Linux is, in my opinion, the best operating system in the world. With every update to its kernel, the OS seems to be getting better and better. The Linux kernel creator, the man itself, Linus Torvalds, announced the availability of the Linux kernel version 5.11, marking the first stable kernel release for 2021.
The Linux community was gifted with the kernel on Valentine’s Day, and we couldn’t be happier. The new kernel came with a small number of changes from the previous seventh release candidate (RC).
According to sources, the new kernel has been in development since before December. It brings support for Intel’s Software Guard Extensions (SGX), a hardware-isolated trusted execution environment for applications to store and process secrets in enclaves.
The SGX support in the Linux kernel has taken years to achieve and finally, it is done. Linux 5.11 also brings better AMD performance and power-management support for AMD’s Zen-based CPUs.
Some notable device driver additions in this kernel are:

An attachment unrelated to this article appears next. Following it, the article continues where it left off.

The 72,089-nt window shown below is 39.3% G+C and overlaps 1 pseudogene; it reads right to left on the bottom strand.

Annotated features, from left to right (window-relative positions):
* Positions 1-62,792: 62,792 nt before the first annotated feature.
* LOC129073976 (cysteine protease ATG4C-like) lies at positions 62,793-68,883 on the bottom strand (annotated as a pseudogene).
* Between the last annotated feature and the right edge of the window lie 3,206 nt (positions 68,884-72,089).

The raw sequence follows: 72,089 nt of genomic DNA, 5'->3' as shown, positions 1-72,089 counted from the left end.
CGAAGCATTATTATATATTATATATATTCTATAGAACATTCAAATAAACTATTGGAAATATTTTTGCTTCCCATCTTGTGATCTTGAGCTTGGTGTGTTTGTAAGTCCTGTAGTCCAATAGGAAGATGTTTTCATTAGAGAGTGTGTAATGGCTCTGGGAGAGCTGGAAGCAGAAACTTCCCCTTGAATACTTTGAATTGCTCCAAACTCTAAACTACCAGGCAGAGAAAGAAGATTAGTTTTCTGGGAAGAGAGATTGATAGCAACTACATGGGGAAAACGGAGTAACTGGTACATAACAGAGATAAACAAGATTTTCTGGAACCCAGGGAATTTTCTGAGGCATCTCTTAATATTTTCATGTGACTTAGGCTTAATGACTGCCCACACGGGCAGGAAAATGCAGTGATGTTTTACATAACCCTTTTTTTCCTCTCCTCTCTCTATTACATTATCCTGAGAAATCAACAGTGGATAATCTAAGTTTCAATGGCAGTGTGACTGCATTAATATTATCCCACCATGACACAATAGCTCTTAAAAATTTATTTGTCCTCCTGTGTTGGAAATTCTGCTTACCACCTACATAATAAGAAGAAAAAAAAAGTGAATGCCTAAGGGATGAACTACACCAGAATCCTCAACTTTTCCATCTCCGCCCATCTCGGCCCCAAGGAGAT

- Pioneer DDJ-R DJ controller
- Guitar Hero Live PS3 & Wii U
- Lenovo ThinkPad palm sensor
- ASUS “N-Key” keyboard backlight + function keys
- eKTF2132 touchscreen
- Dragonrise USB Gamecube adapter
- Acer S1002 keyboard-dock
One of the most interesting new features is the support for ARM hardware, which includes the Ouya. This crowd-funded, Android-based game console will have an opportunity to get a take-off using the power of Linux.
ARM-based boards like the MediaTek MT8192 (an octa-core Chromebook chip), MediaTek MT6779 (Helio P90), and the MediaTek MT8167 (which is better known as MediaTek’s Pumpkin development board), all have received support in the new Linux kernel.
“It’s a smaller-than-average set of commits from rc7 to final, which makes me happy. And I already have several pull requests lined up for tomorrow, so we’re all set for the merge window to start. But in the meantime – and yes, I know it’s Valentine’s Day here in the US – maybe give this release good testing before you go back and play with development kernels. All right?”, stated Torvalds.